By Allison Torres Burtka
Hearing arguments in two related cases on the same morning last week, the Supreme Court took up the question of whether and when a foreign manufacturer can be sued in a state court.
“By taking both cases, the Court was sending a signal that it wants to address the ambiguities and lack of clarity on this issue,” said Houston lawyer Collyn Peddie, who argued for the plaintiffs in one of the cases.
One case looks at whether a foreign manufacturer that sells its products in the United States can be subject to specific personal jurisdiction in one of those states. (J. McIntyre Machinery, Ltd. v. Nicastro, No. 09-1343 (U.S. argued Jan. 11, 2011).) The other involves a state’s assertion of general jurisdiction over a foreign company. (Goodyear Luxembourg Tires, S.A. v. Brown, No. 10-76 (U.S. argued Jan. 11, 2011).)
“In Nicastro, the issue is whether a manufacturer can avoid being sued in a place where its product causes harm by interjecting a distributor between itself and the buyer,” said Alan Morrison, the associate dean for public interest and public service at the George Washington University Law School, where he teaches civil procedure.
Robert Nicastro was operating a metal-shearing machine in New Jersey when it cut off four of his fingers. The machine was manufactured in England by J. McIntyre Machinery and sold by the company’s only U.S. distributor, McIntyre Machinery of America, located in Ohio.
Nicastro and his wife filed a products liability lawsuit in New Jersey against both entities, although McIntyre America had gone bankrupt. J. McIntyre moved to dismiss the case for lack of personal jurisdiction in the state, and the trial court granted that motion.
The plaintiffs appealed, arguing that because the company targeted the United States--by directing advertising and marketing here, attending U.S. trade shows and selling products at them, and designing products to satisfy American standards--it purposefully availed itself of the benefits and protections of all the states.
“To the extent that a foreign manufacturer wishes to profit from sales in the United States, the largest market in the world, it is hardly unfair to require that defendant to be accountable where it is making money,” AAJ argued in its amicus brief supporting the Nicastros.
Arthur Fergenson of Ellicott City, Maryland, argued the case for the defendant. When he said the company did not target specific states but rather the entire United States, Justice Elena Kagan said, “[T]he United States is the United States. It's made up of 50 states. So I assume that what that means is the manufacturer wanted to sell its products in each of the 50 states. Is that right?”
Fergenson answered, “It wanted to sell its product anywhere that the distributor could find.”
Some justices expressed concern about the case’s potential policy implications. Justice Stephen Breyer said, “I'd worry about a rule of law that subjects every small business in every developing . . . country to have to be aware of the law in 50 states simply because they agreed to sell to an independent company who is going to sell to America. . . .”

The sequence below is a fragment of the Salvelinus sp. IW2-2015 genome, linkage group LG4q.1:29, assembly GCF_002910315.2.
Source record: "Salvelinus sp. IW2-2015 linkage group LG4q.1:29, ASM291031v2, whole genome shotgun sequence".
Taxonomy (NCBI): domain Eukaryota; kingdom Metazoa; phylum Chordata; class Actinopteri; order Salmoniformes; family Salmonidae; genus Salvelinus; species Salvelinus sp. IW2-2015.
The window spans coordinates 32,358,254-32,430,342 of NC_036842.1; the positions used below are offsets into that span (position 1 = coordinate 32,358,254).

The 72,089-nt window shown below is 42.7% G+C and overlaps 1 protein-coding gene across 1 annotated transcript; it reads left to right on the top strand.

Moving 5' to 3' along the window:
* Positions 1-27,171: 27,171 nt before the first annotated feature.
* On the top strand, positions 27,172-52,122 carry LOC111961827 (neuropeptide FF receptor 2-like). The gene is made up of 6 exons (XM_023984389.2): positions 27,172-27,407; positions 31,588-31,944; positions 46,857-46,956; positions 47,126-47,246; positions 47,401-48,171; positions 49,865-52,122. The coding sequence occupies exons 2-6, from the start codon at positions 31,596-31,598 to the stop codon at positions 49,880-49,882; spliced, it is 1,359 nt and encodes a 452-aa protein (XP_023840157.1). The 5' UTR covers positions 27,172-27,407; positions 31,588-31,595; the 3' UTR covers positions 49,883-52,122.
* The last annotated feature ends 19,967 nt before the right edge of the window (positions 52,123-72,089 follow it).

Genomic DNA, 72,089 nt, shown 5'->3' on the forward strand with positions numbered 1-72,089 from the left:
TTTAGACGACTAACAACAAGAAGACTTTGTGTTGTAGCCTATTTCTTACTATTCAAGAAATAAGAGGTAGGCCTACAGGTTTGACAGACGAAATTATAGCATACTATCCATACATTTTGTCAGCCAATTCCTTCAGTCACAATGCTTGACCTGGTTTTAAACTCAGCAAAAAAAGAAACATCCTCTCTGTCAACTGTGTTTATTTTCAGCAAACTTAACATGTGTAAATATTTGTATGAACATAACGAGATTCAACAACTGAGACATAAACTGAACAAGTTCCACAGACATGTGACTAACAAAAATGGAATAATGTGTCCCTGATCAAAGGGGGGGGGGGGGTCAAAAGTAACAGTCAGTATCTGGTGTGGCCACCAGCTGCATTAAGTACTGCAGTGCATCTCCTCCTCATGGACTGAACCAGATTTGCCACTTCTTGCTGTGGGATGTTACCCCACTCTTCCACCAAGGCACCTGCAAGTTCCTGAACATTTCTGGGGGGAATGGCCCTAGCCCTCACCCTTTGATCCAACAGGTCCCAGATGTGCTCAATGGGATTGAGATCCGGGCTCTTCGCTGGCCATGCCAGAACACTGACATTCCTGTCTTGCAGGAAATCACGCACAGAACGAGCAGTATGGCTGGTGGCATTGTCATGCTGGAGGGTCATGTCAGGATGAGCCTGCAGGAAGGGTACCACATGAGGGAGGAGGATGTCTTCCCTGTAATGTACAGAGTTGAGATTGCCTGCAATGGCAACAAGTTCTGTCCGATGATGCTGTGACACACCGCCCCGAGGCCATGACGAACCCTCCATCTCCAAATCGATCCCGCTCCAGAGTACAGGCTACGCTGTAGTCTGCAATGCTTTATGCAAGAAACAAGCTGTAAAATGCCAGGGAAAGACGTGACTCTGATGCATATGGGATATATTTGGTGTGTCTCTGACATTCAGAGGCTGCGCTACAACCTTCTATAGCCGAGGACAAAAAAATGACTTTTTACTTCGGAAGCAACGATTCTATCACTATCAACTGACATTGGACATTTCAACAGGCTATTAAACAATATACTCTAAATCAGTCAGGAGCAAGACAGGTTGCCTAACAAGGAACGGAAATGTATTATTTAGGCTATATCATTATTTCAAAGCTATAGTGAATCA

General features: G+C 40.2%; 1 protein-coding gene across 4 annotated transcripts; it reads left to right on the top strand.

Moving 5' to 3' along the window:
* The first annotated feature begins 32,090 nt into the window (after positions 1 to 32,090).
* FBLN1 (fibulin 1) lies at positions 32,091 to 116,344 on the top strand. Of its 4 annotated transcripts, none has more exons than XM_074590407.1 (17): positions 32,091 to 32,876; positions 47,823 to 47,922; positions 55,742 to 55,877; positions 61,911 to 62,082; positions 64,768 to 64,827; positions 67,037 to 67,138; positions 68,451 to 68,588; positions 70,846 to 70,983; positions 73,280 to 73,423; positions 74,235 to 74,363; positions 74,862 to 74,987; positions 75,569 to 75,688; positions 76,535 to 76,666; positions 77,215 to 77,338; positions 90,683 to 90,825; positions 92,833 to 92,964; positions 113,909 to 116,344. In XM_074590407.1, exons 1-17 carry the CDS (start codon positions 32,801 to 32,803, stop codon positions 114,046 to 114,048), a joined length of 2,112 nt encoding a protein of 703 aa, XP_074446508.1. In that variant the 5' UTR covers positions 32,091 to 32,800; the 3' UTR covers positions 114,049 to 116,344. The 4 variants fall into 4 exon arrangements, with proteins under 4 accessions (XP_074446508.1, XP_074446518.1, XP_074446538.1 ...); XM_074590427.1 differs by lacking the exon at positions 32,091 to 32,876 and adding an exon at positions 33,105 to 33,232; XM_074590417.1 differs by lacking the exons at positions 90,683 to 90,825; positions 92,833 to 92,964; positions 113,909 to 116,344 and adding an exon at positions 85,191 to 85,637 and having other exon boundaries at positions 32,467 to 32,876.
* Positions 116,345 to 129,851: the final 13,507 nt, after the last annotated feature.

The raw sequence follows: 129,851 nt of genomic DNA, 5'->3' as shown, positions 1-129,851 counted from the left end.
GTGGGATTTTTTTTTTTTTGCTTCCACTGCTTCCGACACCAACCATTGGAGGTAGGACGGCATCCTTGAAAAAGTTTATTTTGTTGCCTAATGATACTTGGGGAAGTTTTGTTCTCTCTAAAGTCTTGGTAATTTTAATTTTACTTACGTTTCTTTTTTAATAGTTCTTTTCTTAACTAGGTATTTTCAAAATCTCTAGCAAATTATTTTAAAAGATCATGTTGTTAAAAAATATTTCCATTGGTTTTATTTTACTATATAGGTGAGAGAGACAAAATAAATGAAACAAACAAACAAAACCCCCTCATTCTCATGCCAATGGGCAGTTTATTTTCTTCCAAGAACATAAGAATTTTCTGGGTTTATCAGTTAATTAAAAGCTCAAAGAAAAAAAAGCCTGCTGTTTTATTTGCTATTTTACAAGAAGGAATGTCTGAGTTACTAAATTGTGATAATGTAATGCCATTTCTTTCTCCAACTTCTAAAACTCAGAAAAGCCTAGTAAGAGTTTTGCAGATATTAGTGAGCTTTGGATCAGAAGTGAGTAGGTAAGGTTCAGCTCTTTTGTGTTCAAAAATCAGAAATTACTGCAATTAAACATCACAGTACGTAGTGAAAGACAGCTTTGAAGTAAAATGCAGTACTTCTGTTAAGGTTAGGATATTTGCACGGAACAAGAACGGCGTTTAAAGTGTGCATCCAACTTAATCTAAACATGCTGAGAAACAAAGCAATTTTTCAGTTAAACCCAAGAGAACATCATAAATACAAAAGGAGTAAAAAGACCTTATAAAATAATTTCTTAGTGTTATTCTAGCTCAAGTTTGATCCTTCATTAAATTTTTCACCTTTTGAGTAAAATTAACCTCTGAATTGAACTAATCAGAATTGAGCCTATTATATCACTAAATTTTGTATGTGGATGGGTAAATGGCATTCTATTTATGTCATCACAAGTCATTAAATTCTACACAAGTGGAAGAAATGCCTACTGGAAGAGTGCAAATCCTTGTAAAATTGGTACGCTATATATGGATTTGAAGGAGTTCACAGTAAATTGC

Alexander Ross of Marlton, New Jersey, who argued the case for the plaintiffs, responded that merely selling a product wouldn’t trigger personal jurisdiction. “They have to do something more than just sell,” he said. “There has to be purposeful availment. There has to be some concrete action, attending trade shows, designing the product for the market.”
New Jersey’s ability to exercise this type of jurisdiction “is not controversial at all. It’s the norm internationally,” said John Vail, vice president and senior litigation counsel at the Center for Constitutional Litigation in Washington, D.C.
He added, “Very few of the machine tools that injure people in the workplace are manufactured in the U.S. anymore. If people who are hurt are going to have any real right of recovery, this kind of jurisdiction needs to be OK.” Vail also represents the Nicastros.
The Goodyear case involves two North Carolina teenagers killed in a bus crash in France, allegedly due to a defective tire.
The teenagers’ parents filed suit in a North Carolina court against Goodyear Tire & Rubber Co. (a U.S. corporation) and three of its foreign subsidiaries. The allegedly defective tire was designed, manufactured, and distributed by the foreign subsidiaries; that type of tire was also sold in North Carolina.
The foreign subsidiaries argued that they were not subject to North Carolina’s assertion of general personal jurisdiction; the plaintiffs argued that they had sufficient minimum contacts with the state. The plaintiffs said that the subsidiaries were controlled by the U.S. parent corporation—and that denying general jurisdiction in such cases would allow companies to “outsource” their tort liability.
Benjamin Horwich, assistant to the U.S. Solicitor General, appeared at oral argument in support of Goodyear. He said that such an assertion of general personal jurisdiction could extend “to any claim against them arising out of any conduct of theirs anywhere in the world.”
Peddie argued the case for the plaintiffs. She said Goodyear controlled a highly integrated manufacturing and distribution system and that the subsidiaries “didn't produce unless the parent told them to; they sent [the product] where the parent said they should send it to; and when it got to the United States, the testimony is that the parent controlled it at that point.”
After oral argument, Peddie noted that the issue is important because it “determines whether you have to chase manufacturers overseas or can sue them in an American forum.”
“The Court has gone more than 20 years without really dealing with these issues,” Morrison said. “In most cases, as a practical matter, the personal jurisdiction answer is pretty clear. . . . But at the edges, there are issues, and hopefully the Court will resolve them in a fair and sensible way.”